One of the mainstays of commercial fishing of pelagic fish species (think tuna, marlin, mahi-mahi, etc.) is the use of Fish Aggregating Devices (FADs).
Basically what this involves is throwing overboard something that floats with a GPS transmitter and then leaving it in the ocean for a while before coming back and catching everything that’s hanging out by the device. Pretty much anything can act as a FAD, from natural things like floating sargassum mats to discarded fishing nets, to off-shore aquaculture nets. Some of the FADs used in commercial fishing are moored to the bottom while others are allowed to float around on the ocean currents.
For reasons that vary by species up to 300 different species gather around these FADs. Generally speaking they provide some protection for juvenile fish species by providing structure in the open ocean, these juveniles in turn attract predators (like tuna) which then attract bigger predators, and so on.
There are three main results of the increased use of FADs in commercial fishing. First, there has been an increase in the number of fish caught by pelagic fishing vessels, second the overall size of the fish caught has gone down, and finally the amount of bycatch has gone up significantly. All of these results prove problematic to say the least in terms of ocean conservation.
Looking at the first two results together indicates that smaller fish, possibly juveniles which have not had a chance to reproduce are being caught in record numbers. This leads to a decline in adults, which in turn produce fewer juveniles, which in turn are caught in ever increasing numbers. Obviously this is problematic when looking at a fish like tuna, of which most species are already over-exploited and have dwindling numbers.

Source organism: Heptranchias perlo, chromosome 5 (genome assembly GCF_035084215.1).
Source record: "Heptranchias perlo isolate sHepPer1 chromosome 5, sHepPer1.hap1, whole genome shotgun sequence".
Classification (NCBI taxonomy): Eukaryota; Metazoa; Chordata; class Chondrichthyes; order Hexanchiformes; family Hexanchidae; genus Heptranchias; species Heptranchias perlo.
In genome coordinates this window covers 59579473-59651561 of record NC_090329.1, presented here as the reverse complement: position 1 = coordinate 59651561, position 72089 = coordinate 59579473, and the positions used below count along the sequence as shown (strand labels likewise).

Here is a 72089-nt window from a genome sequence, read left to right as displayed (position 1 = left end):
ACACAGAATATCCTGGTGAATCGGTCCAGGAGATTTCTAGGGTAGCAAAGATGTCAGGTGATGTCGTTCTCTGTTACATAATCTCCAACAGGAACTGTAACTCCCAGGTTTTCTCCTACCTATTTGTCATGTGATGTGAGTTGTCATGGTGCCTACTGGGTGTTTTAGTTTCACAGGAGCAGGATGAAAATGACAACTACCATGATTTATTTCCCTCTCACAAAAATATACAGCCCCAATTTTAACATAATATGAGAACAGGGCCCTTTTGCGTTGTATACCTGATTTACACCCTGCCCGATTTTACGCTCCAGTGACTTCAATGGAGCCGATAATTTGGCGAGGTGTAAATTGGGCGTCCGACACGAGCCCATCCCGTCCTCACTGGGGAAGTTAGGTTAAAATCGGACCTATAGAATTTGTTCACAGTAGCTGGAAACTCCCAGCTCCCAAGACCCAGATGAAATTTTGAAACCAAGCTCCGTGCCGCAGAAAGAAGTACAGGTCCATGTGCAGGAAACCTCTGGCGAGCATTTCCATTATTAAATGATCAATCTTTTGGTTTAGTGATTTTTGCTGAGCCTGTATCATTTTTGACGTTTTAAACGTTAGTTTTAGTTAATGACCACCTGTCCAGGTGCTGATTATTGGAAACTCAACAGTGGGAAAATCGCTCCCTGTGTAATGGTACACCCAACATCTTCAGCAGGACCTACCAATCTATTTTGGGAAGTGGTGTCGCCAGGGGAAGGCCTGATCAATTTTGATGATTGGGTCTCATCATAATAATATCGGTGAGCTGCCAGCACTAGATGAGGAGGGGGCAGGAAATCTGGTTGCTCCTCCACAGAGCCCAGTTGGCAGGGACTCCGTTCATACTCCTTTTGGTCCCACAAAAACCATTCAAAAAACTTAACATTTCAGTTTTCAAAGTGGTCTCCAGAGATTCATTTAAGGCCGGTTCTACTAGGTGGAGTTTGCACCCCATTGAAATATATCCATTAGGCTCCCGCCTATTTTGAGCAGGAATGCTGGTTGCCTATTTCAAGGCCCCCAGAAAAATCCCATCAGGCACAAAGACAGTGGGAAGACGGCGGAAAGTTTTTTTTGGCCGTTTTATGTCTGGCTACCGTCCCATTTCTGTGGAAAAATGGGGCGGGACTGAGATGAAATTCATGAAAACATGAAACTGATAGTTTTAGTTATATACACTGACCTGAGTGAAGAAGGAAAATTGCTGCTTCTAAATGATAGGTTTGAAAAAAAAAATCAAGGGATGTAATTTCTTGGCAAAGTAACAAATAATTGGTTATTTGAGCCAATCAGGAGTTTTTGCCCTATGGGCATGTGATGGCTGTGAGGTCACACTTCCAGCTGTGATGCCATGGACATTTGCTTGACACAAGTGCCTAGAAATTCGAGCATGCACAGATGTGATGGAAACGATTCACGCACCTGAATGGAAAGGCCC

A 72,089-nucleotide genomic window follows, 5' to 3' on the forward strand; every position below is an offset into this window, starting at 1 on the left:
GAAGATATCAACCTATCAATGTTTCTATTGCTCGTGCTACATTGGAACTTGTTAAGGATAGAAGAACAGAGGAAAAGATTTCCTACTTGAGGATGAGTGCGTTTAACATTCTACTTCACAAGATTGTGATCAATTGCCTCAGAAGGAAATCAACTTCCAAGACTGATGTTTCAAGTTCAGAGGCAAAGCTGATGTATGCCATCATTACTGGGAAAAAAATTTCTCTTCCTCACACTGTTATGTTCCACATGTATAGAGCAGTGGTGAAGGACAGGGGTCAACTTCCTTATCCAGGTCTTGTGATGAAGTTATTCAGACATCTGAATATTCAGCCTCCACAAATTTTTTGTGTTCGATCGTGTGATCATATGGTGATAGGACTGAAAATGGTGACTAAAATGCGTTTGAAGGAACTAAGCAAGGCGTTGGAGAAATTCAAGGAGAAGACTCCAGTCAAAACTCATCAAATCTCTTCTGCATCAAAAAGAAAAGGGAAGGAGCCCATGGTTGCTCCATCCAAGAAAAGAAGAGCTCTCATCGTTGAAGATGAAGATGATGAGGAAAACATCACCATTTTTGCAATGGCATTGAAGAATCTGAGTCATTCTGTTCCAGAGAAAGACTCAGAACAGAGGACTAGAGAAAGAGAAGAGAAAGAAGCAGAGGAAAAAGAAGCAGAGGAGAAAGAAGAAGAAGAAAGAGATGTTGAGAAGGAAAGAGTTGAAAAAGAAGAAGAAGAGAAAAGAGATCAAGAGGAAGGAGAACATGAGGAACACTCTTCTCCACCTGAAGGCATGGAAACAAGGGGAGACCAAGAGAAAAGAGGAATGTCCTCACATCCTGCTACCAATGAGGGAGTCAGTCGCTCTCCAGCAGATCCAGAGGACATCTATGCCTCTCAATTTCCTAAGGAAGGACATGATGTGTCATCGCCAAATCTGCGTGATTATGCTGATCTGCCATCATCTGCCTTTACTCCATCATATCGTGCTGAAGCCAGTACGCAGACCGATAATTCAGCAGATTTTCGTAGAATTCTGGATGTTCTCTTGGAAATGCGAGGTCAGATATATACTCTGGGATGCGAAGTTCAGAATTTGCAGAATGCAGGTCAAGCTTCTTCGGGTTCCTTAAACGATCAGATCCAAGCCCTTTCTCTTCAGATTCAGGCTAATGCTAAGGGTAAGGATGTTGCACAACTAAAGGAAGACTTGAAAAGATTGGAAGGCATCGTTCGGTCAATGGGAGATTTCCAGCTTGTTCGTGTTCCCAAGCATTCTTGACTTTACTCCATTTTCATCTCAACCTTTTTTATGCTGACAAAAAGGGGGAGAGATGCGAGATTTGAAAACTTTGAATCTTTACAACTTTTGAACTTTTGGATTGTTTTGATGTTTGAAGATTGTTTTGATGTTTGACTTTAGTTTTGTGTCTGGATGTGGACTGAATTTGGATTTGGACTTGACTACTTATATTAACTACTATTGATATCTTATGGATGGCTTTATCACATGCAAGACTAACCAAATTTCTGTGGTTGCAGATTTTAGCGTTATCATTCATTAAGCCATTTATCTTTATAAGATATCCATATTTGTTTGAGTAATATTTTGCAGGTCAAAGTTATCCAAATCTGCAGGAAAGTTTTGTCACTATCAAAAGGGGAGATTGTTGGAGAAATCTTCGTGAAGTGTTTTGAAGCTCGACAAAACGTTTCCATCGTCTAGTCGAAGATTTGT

Increasing bycatch is another issue altogether. Basically bycatch is when the wrong animal comes up in a fisherman’s net/line/trawl/trap etc. All different kinds of fishing gear have different rates of bycatch, from spearfishing where it is virtually nonexistent to deep-ocean trawling and FAD fishing where it is very high. This means that using FADs to catch tuna leads to catching far more non-target species than using a hook and line does. This video really drives home what can and does get caught using FAD fishing techniques.
So when you’re next off to the market to buy fish it really is important to not only pay attention to what kind of fish you’re eating but also how it was caught because some methods are much worse than others!